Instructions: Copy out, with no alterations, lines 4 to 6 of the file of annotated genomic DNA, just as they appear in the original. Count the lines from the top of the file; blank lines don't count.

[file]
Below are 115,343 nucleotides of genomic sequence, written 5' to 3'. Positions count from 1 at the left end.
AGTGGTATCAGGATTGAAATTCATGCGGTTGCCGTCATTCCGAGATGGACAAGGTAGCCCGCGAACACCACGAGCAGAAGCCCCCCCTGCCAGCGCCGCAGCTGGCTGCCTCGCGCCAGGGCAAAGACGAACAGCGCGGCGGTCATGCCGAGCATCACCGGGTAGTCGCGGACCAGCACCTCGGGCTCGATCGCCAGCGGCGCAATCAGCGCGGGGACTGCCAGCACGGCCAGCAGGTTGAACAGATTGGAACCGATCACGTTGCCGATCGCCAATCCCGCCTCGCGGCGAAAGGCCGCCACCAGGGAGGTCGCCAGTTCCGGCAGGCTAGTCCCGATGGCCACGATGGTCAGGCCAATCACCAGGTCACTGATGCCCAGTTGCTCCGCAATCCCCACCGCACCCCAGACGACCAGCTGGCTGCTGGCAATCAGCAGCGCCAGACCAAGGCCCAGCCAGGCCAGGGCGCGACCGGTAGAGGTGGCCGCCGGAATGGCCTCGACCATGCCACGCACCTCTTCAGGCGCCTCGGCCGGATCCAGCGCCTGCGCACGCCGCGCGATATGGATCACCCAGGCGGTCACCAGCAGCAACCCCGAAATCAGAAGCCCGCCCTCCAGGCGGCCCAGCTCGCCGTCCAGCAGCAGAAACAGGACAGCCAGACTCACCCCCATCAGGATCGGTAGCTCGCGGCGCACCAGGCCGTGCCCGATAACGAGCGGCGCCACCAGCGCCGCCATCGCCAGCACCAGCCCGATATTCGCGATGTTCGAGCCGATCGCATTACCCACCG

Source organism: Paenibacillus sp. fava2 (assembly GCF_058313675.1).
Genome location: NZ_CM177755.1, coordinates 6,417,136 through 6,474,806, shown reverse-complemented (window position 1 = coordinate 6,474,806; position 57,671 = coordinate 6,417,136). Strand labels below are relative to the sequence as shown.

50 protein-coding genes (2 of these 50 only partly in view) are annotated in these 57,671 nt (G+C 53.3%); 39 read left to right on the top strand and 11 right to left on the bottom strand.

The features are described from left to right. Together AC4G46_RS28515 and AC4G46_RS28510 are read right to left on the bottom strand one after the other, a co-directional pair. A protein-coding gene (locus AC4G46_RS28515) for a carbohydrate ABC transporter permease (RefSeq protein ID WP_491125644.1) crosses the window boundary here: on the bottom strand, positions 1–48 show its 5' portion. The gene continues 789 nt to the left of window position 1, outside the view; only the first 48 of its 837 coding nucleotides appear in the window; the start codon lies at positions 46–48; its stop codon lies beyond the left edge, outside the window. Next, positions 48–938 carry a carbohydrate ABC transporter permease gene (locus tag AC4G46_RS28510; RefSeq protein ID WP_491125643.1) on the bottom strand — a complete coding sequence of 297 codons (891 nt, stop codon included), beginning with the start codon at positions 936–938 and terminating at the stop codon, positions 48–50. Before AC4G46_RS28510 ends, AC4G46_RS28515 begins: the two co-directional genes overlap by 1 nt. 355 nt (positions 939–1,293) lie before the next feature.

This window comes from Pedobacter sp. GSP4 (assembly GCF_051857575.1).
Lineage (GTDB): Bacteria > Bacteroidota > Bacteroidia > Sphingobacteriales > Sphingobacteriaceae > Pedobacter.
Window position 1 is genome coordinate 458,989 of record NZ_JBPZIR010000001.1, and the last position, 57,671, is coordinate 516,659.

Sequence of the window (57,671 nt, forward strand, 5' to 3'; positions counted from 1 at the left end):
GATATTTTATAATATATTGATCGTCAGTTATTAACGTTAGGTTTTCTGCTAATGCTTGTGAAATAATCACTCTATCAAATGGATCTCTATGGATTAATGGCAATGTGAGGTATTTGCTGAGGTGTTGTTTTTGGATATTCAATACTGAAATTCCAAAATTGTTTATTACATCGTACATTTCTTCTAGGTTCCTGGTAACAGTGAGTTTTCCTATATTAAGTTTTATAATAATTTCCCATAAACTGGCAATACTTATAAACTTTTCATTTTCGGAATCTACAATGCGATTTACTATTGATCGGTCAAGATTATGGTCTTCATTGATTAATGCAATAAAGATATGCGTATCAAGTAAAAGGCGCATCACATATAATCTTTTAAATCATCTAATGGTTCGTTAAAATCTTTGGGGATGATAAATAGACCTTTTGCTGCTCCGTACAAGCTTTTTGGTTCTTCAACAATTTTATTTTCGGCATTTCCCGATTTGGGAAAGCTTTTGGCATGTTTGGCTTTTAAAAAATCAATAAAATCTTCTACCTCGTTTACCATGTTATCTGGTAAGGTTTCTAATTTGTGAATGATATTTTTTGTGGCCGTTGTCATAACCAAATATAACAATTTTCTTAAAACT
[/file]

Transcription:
Genome location: NZ_CM177755.1, coordinates 6,417,136 through 6,474,806, shown reverse-complemented (window position 1 = coordinate 6,474,806; position 57,671 = coordinate 6,417,136). Strand labels below are relative to the sequence as shown.

50 protein-coding genes (2 of these 50 only partly in view) are annotated in these 57,671 nt (G+C 53.3%); 39 read left to right on the top strand and 11 right to left on the bottom strand.

The features are described from left to right. Together AC4G46_RS28515 and AC4G46_RS28510 are read right to left on the bottom strand one after the other, a co-directional pair. A protein-coding gene (locus AC4G46_RS28515) for a carbohydrate ABC transporter permease (RefSeq protein ID WP_491125644.1) crosses the window boundary here: on the bottom strand, positions 1–48 show its 5' portion. The gene continues 789 nt to the left of window position 1, outside the view; only the first 48 of its 837 coding nucleotides appear in the window; the start codon lies at positions 46–48; its stop codon lies beyond the left edge, outside the window. Next, positions 48–938 carry a carbohydrate ABC transporter permease gene (locus tag AC4G46_RS28510; RefSeq protein ID WP_491125643.1) on the bottom strand — a complete coding sequence of 297 codons (891 nt, stop codon included), beginning with the start codon at positions 936–938 and terminating at the stop codon, positions 48–50. Before AC4G46_RS28510 ends, AC4G46_RS28515 begins: the two co-directional genes overlap by 1 nt. 355 nt (positions 939–1,293) lie before the next feature.